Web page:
17 December 2019

Confronting crises as a director or officer

This article was written by Adrian Perkins, Andrew Gray and Mark Beaufoy.

Today’s companies and their Boards face a myriad of potential corporate crises or major incidents.

If an organisation encounters a technology breach or outage, workplace or environmental incident, is subject to aggressive regulatory action or finds itself caught up in a terrorist attack or natural disaster, the digital news era leaves no room for error. The risks and consequences underpin the critical importance of preventative measures and advance crisis planning. Failure to respond swiftly and confidently can have a devastating impact on a company’s reputation and viability. An ineffective response to a major incident will almost certainly see stakeholders question the Board’s ability to provide effective oversight and governance.

These external pressures come on top of directors’ personal liability for the performance of their functions. Combined, they make it vital for directors and senior executives to consider their own legal obligations, and the company’s legal and public responses, in building a robust crisis management plan.

Are companies ready?

A majority of respondents (53.9%) to KWM’s 2019 Directions Survey considered their organisation ‘well prepared’ to effectively mobilise and respond to an incident, but acknowledged they could do better - less than 4% described themselves as ‘fully prepared’. Just under 30% were unsure, while 15% felt they were not very, or not at all prepared.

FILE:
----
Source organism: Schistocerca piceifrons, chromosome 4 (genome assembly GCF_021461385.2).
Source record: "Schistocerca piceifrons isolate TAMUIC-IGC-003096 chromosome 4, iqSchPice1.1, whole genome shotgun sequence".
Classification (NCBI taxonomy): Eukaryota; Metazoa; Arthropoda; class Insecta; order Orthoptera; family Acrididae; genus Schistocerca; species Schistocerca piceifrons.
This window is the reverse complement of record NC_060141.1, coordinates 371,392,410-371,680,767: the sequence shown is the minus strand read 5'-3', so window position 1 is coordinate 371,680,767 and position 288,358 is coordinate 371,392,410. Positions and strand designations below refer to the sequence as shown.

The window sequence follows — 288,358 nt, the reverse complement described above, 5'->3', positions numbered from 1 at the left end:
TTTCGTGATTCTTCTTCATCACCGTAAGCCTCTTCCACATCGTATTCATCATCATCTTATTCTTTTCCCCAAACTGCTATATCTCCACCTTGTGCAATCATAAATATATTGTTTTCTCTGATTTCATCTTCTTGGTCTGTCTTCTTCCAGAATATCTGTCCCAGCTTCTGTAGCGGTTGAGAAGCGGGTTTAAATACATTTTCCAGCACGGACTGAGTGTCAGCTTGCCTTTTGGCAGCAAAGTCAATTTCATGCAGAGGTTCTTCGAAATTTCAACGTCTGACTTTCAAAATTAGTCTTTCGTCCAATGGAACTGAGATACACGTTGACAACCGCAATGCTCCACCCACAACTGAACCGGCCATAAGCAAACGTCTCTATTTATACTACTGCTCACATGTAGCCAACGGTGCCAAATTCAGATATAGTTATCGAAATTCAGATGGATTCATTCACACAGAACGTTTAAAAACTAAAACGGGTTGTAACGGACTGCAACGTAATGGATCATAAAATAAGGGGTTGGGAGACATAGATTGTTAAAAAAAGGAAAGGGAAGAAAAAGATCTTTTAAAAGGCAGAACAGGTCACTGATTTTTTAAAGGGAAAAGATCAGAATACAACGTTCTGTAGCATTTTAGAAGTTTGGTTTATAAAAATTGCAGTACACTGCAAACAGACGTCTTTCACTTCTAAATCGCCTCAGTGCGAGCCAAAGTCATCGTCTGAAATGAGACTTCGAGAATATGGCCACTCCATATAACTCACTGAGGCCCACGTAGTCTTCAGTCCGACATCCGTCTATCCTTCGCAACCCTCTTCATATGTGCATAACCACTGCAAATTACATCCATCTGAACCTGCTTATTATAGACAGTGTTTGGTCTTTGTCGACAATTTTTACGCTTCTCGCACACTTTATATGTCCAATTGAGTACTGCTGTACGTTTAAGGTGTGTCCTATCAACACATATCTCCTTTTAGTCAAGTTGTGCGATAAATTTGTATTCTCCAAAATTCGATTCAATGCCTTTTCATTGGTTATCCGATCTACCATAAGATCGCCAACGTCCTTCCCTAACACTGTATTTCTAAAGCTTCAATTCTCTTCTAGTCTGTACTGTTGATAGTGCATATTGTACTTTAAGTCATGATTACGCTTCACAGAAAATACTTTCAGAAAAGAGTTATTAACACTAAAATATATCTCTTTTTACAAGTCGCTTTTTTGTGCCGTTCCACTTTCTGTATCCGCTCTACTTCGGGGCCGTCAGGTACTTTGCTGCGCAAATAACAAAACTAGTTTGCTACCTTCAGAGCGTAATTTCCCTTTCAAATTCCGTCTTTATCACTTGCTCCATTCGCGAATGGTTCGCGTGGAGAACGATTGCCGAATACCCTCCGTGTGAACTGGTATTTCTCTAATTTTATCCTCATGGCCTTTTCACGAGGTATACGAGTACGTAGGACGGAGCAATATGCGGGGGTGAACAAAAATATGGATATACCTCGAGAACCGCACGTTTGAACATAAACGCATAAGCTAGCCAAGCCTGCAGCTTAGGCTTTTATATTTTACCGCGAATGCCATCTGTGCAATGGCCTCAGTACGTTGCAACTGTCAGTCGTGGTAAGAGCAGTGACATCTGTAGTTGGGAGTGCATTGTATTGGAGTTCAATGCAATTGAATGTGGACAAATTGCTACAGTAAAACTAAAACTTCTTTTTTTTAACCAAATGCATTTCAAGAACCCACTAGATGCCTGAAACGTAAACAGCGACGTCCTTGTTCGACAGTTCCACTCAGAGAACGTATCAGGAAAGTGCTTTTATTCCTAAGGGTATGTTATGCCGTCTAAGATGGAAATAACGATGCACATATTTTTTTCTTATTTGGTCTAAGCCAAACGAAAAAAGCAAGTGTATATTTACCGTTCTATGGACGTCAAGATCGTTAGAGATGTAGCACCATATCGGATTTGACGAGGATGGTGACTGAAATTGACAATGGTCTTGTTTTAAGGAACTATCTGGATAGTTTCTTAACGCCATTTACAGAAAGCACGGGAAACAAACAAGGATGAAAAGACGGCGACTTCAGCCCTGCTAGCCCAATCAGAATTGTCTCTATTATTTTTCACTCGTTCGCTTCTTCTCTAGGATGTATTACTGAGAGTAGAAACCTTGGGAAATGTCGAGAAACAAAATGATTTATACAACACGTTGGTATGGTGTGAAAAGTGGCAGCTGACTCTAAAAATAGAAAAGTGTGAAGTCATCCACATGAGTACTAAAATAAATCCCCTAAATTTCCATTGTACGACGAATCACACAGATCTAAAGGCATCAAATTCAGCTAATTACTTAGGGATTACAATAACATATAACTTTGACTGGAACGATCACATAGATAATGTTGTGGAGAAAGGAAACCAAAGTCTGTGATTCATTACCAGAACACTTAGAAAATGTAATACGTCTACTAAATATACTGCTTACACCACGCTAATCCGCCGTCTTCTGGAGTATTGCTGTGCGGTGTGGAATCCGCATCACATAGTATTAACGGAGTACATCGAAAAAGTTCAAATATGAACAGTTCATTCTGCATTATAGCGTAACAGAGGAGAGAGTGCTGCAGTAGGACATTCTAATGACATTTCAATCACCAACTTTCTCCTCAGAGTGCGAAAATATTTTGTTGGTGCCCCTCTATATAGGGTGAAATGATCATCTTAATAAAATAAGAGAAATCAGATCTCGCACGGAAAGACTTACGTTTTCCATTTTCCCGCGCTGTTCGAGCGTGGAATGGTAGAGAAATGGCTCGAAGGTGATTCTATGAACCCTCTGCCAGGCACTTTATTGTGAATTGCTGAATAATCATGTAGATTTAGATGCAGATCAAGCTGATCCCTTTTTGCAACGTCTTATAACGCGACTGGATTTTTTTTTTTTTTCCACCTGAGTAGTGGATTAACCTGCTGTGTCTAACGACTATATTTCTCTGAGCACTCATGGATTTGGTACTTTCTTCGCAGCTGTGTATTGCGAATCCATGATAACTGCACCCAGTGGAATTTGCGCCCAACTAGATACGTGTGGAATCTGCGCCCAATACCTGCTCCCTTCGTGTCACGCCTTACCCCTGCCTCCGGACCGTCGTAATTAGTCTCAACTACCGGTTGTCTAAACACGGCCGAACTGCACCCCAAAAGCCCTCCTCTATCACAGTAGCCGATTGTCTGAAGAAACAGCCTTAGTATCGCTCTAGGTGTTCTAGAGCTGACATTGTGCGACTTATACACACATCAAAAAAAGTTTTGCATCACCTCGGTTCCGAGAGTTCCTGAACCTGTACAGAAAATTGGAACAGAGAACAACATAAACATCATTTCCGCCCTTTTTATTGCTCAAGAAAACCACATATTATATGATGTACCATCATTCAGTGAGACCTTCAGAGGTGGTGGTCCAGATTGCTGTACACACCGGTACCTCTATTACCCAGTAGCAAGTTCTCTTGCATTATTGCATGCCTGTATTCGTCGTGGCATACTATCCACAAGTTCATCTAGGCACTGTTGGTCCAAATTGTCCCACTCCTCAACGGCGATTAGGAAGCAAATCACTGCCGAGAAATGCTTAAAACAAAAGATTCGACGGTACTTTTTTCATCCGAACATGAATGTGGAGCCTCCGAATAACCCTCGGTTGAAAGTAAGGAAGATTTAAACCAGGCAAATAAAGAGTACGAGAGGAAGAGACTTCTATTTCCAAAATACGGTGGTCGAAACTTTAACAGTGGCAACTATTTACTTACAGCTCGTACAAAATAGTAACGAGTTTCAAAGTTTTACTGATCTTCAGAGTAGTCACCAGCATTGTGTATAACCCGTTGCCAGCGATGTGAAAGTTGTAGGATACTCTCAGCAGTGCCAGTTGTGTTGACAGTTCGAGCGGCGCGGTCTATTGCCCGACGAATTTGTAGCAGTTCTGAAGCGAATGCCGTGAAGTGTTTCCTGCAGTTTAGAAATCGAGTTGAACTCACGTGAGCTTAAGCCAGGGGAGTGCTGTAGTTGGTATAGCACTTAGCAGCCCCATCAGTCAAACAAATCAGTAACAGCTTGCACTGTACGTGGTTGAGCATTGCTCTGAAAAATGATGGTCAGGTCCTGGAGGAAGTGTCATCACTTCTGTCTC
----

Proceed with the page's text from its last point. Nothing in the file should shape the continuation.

How prepared is your organisation to effectively respond to a crisis?

What kinds of crises do directors fear?

Interestingly, the picture changes dramatically when asked how prepared organisations are regarding specific crisis risks, such as climate or cyber issues – 61.0% believe cyber attacks are likely to have a high reputational impact - making them the number one crisis concern.

Major safety incident was the next most widely-held fear – an area of concern for 44.0% of our survey respondents. Environmental/contamination incident was 4th on the list, an issue for 32.0% of respondents, behind a change of law and policy (41.0%).

Thinking about major incidents likely to have a high reputational impact, which areas are of concern?

This article focuses on directors’ preparedness in the context of two of the high ranking issues – workplace, and environmental incidents.

Workplace incidents

Recent prosecutions and significant legislative changes (including the introduction or proposed introduction of industrial manslaughter laws in many States) make it imperative that directors and senior executives are abreast of developments in relation to their personal obligations in respect of workplace safety.

Several successful prosecutions under WHS laws in the past 12-24 months indicate an apparent increased willingness to target directors and officers, meaning in any regulatory investigation, directors and officers should expect close scrutiny of their roles:

  • a Victorian director personally fined $100,000 (reduced to $50,000 on appeal) even though no worker was injured;
  • the imposition of custodial sentences in several cases involving workplace fatalities; and
  • several successful prosecutions of directors and officers breaching their due diligence obligations in NSW.